They were stolen and should be returned to their original owner. I don't know about English or Greek law but in the United States it's illegal to purchase stolen items. So regardless of what the Greek government will or won't sell, destroy, ect.,, it's their property to do with what they decide to do with. I think it's admirable that England had them on display but how would they feel if someone stole all of Shakespeare's work and wouldn't return it. The right thing is to send it all back to Greece and maybe they would let England display the copies. The art should go home so that Greeks can appreciate their heritage

The English Empire was also huge at one time, but all achieved by stealing from other countries and enslaving its people. It follows that at this times, the English would condone such thievery as that is their nature. Since nothing really belongs to them, and if they were to return everything they have stolen, art museums in England would have nothing to display. It would therefore be unlikely that they would return what they looted from Greece as that would create precedent for other countries to ask what was stolen form them.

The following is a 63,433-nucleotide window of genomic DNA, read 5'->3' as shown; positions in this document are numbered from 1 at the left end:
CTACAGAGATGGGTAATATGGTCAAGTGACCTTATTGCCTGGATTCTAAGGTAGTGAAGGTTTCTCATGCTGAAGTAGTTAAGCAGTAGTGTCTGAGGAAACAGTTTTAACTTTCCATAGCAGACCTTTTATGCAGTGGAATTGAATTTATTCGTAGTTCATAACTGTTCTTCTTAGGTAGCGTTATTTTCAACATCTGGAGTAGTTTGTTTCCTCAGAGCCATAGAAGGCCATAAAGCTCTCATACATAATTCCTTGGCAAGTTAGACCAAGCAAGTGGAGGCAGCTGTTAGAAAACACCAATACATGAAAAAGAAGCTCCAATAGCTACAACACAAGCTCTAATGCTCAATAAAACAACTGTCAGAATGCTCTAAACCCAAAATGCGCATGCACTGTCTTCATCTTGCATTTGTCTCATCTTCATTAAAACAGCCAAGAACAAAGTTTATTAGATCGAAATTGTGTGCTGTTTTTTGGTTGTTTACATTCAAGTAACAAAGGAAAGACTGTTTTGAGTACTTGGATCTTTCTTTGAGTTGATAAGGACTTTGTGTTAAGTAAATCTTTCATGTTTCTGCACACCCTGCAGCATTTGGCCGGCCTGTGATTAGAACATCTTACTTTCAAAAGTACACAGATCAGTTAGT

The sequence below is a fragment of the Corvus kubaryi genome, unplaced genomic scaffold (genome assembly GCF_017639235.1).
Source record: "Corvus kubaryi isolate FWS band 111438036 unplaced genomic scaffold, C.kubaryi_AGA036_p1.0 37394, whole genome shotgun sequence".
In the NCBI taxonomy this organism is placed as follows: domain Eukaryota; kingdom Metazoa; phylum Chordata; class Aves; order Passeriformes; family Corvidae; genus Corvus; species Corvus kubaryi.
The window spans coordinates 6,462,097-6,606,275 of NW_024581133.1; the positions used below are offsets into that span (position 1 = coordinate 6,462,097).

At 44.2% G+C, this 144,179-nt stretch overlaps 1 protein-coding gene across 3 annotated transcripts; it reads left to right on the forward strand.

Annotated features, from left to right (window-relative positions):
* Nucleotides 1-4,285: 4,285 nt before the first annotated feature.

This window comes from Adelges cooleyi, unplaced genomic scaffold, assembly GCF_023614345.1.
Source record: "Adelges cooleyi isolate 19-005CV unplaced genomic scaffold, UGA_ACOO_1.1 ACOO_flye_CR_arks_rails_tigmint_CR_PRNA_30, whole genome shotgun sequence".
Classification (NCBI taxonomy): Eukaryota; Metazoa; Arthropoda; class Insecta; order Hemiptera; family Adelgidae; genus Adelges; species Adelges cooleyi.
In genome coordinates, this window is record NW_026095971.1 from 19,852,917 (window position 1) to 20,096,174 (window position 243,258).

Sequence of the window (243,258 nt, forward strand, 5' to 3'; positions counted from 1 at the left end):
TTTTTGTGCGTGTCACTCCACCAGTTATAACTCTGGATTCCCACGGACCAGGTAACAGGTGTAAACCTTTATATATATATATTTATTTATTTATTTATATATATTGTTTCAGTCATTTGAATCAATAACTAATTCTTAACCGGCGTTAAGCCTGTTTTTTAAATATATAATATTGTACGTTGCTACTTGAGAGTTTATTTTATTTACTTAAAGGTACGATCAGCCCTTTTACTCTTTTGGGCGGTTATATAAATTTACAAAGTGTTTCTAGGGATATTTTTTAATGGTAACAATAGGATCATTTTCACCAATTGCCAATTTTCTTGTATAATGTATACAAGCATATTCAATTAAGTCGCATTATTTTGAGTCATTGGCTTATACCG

First of all thank you for calling me , together with million of others, a fool.

If having values that makes me a responsible person in life , disobey to unethical without values people that want only to get richer, that inspire me to be an active person for our society and be against any kind of theft, to criticize what is wrong and what is not fair, to protect the human history and all it's achievements in a proper way, if all these are acts of a fool then YES I am proud to be a fool and I will be trying my best to be a fool till I will die. But every night when I go to sleep I know in my heart and my brain that there are things to fight for.

If what you just said makes you excusing your self and feel better for accepting things as they are, for letting rich people and thieves do whatever they want like stealing history and destroying monuments ,then my friend I feel happy for you because you can sleep every night with these thoughts. The rest of us , and I ensure you we are the majority, we will keep fighting for justice.

Also be stealing or destroying monuments you don't differ at all from these extremist religious people that don't respect history and arts.

Just because items were made in a certain place, does not mean they belong to the country that now claims that land. The Greek empire was huge and to say these items belong to the Greek people is so foolish. The items belong to the past and to human history. Imagine if all the items went back to the countries that they were found in. Look at all those museums in the Middle East that are robbed and ransacked by the general public and have all that history destroyed. Some cultures don't have respect for the past if any of it conflicts their stupid religious beliefs.

Good point Themis.